To accommodate the demands of their research projects, Shulman and Short discouraged students from taking on large academic loads.
Kortman, a junior majoring in materials science and engineering with a concentration in mechanical engineering, was eager to make room in her schedule for her project, which concerns the effects of radiation damage on superconducting magnets. A shorter research experience with the PSFC during the pandemic fired her determination to delve deeper and invest more time in fusion.
“It is very appealing and motivating to join people who have been working on this problem for decades, just as breakthroughs are coming through,” she says. “What I’m doing feels like it might be directly applicable to the development of an actual fusion reactor.”
Camaraderie and support
In the FUSar program, students aim to seize a sizeable stake in a multipronged research enterprise. “Here, if you have any hypotheses, you really get to pursue those because at the end of the day, the paper you write is yours,” says Aurora. “You can take ownership of what sort of discovery you’re making.”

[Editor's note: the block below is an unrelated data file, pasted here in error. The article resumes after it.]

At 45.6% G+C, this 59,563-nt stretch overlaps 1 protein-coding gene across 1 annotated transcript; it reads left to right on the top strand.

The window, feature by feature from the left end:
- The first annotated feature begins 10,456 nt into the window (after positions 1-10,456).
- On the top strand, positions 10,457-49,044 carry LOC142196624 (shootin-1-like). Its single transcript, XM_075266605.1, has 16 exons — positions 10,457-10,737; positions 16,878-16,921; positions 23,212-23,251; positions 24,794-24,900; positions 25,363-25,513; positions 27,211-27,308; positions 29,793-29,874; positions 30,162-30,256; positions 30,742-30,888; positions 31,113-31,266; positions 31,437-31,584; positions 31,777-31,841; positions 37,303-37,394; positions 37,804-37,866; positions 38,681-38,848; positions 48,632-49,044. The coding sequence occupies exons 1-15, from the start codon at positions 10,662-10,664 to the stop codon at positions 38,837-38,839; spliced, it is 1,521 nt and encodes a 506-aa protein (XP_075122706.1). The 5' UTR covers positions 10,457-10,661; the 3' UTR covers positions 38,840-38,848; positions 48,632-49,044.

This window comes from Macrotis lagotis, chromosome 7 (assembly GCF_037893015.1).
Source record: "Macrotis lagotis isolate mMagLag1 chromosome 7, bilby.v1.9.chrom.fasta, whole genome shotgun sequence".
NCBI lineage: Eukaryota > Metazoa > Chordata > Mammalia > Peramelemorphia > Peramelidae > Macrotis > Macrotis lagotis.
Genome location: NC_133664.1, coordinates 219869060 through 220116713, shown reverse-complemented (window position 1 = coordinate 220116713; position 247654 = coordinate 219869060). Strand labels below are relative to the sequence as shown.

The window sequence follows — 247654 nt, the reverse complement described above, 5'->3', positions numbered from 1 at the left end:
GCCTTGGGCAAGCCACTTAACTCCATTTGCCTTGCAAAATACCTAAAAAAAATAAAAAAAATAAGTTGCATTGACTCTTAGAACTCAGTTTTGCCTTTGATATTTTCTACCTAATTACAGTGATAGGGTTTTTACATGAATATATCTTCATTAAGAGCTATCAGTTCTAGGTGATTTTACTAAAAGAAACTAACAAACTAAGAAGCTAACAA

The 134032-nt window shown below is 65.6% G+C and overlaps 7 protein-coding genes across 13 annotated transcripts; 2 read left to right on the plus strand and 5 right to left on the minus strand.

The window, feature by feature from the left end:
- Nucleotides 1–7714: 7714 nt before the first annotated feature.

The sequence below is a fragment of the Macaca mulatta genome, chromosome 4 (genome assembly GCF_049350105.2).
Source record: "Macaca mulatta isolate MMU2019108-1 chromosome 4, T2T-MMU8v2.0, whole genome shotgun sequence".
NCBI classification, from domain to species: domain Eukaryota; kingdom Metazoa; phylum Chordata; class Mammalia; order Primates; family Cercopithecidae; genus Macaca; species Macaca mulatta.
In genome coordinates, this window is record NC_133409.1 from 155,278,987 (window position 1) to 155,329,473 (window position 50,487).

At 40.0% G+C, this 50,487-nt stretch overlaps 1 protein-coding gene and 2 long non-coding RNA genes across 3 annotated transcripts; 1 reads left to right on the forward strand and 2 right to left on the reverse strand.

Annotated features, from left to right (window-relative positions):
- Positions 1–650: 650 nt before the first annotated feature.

Enabling students to make the most of their research experiences requires abundant support — and not just for the students. “We have a whole separate set of programming on mentoring the mentors, where we go over topics with postdocs like how to teach someone to write a research paper, rather than write it for them, and how to help a student through difficulties,” Shulman says.
The weekly student seminar, taught primarily by Short and Shulman, covers pragmatic matters essential to becoming a successful researcher — topics not always addressed directly or in the kind of detail that makes a difference. Topics include how to collaborate with lab mates, deal with a supervisor, find material in the MIT libraries, produce effective and persuasive research abstracts, and take time for self-care.
Kortman believes camaraderie will help the cohort through an intense year. “This is a tight-knit community that will be great for keeping us all motivated when we run into research issues,” she says. “Meeting weekly to see what other students are able to accomplish will encourage me in my own project.”